By Elizabeth Stroik
Everybody lies. From toddlers to politicians, lying is simply part of human nature. While some lies are innocent enough, others can have dangerous and far-reaching consequences.
You may remember this news story. In 2002, the New York Times published an article on Ronald Zarrella, the now former CEO of Bausch & Lomb, an eye care product company. Zarrella had been working for the company several years when it was discovered that he had lied about his education. Zarrella had claimed to have received an MBA from New York University. Turns out, while he did attend the university’s business school, he never actually graduated. Although the company decided to keep Zarrella, at the time, he ended up leaving the company 6 years later as the company experienced continued product recalls and product liability lawsuits.
False academic history makes up 33% of all resume lies
Although most cases of falsified academic history are not as newsworthy or damaging as Zarrella’s, the problem of “education exaggerations” is quite common. A 2014 survey by CareerBuilder found that 58% of hiring managers surveyed reported discovering falsified information on resumes and, as it turns out, lies about education are one of the most common. In fact, false academic history made up about 33% of the lies found on resumes and applications.
Common education exaggerations
While most job candidates don’t lie outright about their education, exaggerating academic history is a common practice, which is why education verifications are one of the standard services we recommend to our clients. One of the most common education discrepancies we come across is candidates claiming a degree that they have not yet completed. They may have completed 3 or even 4 years of coursework towards their degree, but still need to complete one summer course or retake a failed course in order to graduate. So when the application asks for the candidate’s highest level of education, they tend to list a degree, even if they don’t have it quite yet. Below are a few other common education discrepancies we come across:
- Claiming a high school diploma when a GED was obtained
- Listing a higher GPA than what was obtained
- Claiming an Associate’s degree when a technical diploma or certificate was obtained
- Claiming a degree from a university when it was obtained from a community college
- Providing a high school diploma obtained from a non-accredited school (diploma mill)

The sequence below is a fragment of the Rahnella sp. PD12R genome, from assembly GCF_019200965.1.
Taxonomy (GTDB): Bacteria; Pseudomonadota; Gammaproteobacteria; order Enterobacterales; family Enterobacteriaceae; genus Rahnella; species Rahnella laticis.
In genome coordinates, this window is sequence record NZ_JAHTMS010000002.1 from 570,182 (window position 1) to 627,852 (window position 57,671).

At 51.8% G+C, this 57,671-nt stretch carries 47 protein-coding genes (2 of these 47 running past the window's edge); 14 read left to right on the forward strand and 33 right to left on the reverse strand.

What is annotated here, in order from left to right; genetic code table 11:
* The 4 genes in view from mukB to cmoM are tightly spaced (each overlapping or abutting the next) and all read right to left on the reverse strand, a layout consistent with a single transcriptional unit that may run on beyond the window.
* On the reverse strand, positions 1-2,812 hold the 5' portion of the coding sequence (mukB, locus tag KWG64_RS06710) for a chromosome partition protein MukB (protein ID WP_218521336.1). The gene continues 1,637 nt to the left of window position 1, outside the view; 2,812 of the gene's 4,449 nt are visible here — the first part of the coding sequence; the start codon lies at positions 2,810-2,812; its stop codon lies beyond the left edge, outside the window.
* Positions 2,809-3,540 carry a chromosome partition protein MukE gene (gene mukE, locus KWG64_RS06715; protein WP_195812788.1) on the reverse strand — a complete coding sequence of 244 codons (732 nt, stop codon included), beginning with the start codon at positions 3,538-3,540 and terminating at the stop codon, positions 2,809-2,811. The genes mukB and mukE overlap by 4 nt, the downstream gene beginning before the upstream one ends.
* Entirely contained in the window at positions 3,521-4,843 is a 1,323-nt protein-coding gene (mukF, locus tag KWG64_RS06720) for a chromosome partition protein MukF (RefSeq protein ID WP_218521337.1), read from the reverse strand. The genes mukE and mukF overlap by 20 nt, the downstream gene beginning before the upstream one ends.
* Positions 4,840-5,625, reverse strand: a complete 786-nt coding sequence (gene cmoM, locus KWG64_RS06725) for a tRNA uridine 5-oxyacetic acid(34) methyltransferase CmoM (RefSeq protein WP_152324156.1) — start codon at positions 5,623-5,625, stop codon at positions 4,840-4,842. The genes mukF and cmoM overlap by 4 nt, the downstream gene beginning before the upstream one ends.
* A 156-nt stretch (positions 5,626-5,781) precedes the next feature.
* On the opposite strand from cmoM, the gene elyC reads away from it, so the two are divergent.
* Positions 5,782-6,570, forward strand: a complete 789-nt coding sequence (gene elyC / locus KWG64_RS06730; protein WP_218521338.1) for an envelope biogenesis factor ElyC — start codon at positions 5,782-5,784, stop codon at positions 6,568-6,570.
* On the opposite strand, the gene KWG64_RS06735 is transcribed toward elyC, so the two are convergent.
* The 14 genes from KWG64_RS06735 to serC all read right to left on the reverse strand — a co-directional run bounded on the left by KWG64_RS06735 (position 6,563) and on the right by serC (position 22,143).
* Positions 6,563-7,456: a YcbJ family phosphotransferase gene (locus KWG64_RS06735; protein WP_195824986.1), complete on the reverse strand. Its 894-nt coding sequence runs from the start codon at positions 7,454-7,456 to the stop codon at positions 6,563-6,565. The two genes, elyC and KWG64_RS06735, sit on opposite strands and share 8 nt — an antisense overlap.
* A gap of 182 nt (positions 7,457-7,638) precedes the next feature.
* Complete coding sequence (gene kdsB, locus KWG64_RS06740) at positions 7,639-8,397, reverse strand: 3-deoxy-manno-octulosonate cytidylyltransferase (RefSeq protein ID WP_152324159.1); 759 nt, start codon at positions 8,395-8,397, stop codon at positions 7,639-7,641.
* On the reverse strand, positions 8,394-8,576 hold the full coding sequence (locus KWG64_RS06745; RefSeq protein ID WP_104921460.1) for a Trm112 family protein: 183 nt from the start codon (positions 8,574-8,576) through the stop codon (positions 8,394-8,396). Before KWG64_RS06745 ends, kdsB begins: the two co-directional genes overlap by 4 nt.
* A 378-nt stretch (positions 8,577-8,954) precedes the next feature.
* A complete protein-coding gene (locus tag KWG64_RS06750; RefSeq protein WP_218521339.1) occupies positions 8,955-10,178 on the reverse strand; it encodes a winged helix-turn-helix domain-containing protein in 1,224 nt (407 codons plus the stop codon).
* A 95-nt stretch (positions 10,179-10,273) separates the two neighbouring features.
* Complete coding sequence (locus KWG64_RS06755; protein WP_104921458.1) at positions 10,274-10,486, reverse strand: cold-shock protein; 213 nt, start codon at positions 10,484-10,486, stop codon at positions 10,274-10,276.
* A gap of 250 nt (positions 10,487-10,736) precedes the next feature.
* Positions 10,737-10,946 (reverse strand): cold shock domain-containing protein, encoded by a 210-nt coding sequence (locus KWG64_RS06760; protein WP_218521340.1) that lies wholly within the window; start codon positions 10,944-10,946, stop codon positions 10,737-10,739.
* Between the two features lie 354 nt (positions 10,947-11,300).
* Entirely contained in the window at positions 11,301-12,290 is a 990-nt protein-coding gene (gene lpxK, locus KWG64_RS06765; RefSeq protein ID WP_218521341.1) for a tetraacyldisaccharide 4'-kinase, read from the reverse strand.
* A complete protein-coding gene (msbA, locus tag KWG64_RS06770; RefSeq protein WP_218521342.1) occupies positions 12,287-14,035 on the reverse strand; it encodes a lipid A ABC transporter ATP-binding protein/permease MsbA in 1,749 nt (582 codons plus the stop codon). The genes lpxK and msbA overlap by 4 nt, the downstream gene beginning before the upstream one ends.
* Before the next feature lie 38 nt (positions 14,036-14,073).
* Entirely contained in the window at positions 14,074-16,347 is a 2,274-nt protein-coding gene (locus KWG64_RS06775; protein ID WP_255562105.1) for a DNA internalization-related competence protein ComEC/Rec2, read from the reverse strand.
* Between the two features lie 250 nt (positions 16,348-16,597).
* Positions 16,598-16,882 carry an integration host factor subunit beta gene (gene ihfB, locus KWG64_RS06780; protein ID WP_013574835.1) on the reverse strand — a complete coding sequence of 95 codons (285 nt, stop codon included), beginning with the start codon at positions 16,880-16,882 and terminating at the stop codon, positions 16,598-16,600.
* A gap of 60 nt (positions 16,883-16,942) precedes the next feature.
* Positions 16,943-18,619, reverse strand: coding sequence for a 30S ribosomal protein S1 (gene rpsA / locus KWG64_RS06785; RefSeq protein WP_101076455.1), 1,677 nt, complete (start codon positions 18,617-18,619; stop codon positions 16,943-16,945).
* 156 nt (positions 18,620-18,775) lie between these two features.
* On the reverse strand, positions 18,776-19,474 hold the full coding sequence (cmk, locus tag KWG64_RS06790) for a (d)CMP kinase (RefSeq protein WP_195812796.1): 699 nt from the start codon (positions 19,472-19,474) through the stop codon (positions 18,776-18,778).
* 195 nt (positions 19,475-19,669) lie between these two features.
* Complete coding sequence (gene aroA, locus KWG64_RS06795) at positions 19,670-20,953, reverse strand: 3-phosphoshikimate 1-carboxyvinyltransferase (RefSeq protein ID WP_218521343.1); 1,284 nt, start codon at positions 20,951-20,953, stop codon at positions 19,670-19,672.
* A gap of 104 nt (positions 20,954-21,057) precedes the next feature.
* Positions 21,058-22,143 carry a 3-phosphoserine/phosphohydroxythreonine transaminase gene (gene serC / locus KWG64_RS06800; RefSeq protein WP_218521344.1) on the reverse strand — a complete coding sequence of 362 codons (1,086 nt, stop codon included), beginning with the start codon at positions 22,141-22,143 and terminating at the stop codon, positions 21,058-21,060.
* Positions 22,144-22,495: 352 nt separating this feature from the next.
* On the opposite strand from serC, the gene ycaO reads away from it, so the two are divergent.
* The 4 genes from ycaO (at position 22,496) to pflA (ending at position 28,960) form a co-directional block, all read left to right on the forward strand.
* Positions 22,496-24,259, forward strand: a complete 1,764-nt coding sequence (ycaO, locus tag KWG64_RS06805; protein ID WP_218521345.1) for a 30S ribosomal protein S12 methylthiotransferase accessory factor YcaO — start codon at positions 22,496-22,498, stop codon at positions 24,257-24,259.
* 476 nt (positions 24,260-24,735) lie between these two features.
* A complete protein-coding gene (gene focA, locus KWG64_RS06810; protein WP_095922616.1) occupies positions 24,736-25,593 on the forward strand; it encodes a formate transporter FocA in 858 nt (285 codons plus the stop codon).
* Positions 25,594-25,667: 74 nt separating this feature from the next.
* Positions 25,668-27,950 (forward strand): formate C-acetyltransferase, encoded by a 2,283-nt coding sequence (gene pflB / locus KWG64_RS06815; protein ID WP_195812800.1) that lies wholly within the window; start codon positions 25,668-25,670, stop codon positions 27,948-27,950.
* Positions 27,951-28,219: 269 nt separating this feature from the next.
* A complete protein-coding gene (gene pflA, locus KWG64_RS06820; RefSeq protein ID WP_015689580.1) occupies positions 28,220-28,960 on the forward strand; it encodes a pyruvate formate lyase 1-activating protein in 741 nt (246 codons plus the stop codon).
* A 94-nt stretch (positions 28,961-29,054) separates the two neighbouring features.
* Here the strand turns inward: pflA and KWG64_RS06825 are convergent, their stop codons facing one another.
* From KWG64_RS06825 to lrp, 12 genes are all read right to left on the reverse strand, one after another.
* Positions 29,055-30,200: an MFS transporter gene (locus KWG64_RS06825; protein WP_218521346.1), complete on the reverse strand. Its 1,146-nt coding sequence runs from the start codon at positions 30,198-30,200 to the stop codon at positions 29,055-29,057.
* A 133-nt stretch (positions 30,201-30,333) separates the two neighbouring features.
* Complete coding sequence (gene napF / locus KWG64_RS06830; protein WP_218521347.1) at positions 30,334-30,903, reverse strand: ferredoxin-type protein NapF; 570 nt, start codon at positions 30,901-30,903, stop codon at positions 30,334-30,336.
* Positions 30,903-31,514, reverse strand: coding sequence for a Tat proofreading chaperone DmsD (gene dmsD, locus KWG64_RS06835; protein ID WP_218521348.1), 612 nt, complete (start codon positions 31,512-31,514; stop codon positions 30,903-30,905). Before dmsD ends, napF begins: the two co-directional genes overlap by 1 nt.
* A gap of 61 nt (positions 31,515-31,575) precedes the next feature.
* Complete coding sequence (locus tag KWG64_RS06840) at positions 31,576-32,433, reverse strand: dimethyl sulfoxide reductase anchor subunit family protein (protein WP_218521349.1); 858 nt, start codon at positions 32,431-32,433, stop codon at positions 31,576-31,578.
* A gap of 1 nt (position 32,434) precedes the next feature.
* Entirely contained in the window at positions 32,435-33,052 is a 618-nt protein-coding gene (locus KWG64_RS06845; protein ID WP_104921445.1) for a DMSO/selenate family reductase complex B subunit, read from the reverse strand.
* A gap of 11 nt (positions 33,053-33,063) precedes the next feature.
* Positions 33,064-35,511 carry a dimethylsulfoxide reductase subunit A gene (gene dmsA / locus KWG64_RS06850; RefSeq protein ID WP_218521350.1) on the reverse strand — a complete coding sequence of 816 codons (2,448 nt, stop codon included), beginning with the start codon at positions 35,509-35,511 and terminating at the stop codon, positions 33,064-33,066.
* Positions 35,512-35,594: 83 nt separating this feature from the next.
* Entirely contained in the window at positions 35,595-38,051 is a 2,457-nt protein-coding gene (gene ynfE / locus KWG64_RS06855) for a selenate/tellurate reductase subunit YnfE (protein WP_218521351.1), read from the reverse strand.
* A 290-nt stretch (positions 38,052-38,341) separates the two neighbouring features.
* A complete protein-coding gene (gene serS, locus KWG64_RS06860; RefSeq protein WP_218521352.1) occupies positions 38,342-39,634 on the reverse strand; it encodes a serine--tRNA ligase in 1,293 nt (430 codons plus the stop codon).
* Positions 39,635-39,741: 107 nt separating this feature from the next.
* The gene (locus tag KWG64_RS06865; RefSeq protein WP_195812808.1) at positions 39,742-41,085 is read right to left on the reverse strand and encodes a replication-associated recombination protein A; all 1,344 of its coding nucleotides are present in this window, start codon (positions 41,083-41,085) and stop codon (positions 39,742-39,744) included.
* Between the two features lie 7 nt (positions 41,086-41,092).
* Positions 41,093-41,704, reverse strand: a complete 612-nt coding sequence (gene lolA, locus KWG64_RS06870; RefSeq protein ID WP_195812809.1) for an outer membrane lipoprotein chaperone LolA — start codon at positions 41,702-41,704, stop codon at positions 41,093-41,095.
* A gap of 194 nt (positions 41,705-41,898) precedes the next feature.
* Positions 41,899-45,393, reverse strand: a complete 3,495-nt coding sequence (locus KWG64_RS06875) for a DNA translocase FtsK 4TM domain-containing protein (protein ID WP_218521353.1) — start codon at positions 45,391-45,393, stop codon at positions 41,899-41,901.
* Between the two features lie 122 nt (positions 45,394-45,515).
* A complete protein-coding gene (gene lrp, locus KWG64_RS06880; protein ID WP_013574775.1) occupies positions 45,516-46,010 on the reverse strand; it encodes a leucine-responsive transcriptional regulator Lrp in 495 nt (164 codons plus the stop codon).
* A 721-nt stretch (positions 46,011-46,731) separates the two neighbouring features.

Why candidates lie about their education
If candidates know the consequences of getting caught (losing a job offer, termination, or worse), why do they still lie about their education? Unfortunately, candidates often think that exaggerating about their education is worth the risk, if it means getting them through the door of your office. Candidates know that their resumes are often run through automated systems to filter out applicants that don’t quite meet requirements. Even when their resume is reviewed by a hiring manager, if it doesn’t stand out, it will end up in the trash bin. Mediocracy simply won’t cut it when there are hundreds of candidates for one position, and candidates feel the pressure. In fact, the internet is full of resources that teach candidates how to “embellish” their resume to get an interview. They often assume that, once they have a foot in the door, they can correct anything that wasn’t quite true on their resume. Interestingly, one thing we find when performing education verifications for our clients is that candidates who exaggerated information on their resume will often correct that information when completing the background check questionnaire.
The importance of verifying education
Hiring a candidate who does not have the proper education can result in serious consequences, from profit losses to lawsuits. In the case of Ronald Zarrella, Bausch & Lomb faced falling stock prices, product recalls, lawsuits, and negative media coverage that seriously damaged their reputation with both investors and consumers. Hiring a candidate who does not have the proper training and education is risky, at best. As the employer, you may be held liable for not verifying your employee’s training and credentials. But that’s where InCheck is able to help. When verifying education for our clients’ candidates, we always verify the information through the primary source to ensure the information we are reporting to you is as accurate and up-to-date as possible.
If education verifications aren’t already part of your background check process, let us know. We’d be happy to add this service for you so you can be confident that your candidates have the right training and education for the position with your company. To learn more, visit our services page or contact us today!
Disclaimer: This blog is for general informational purposes only and should not be construed as legal advice.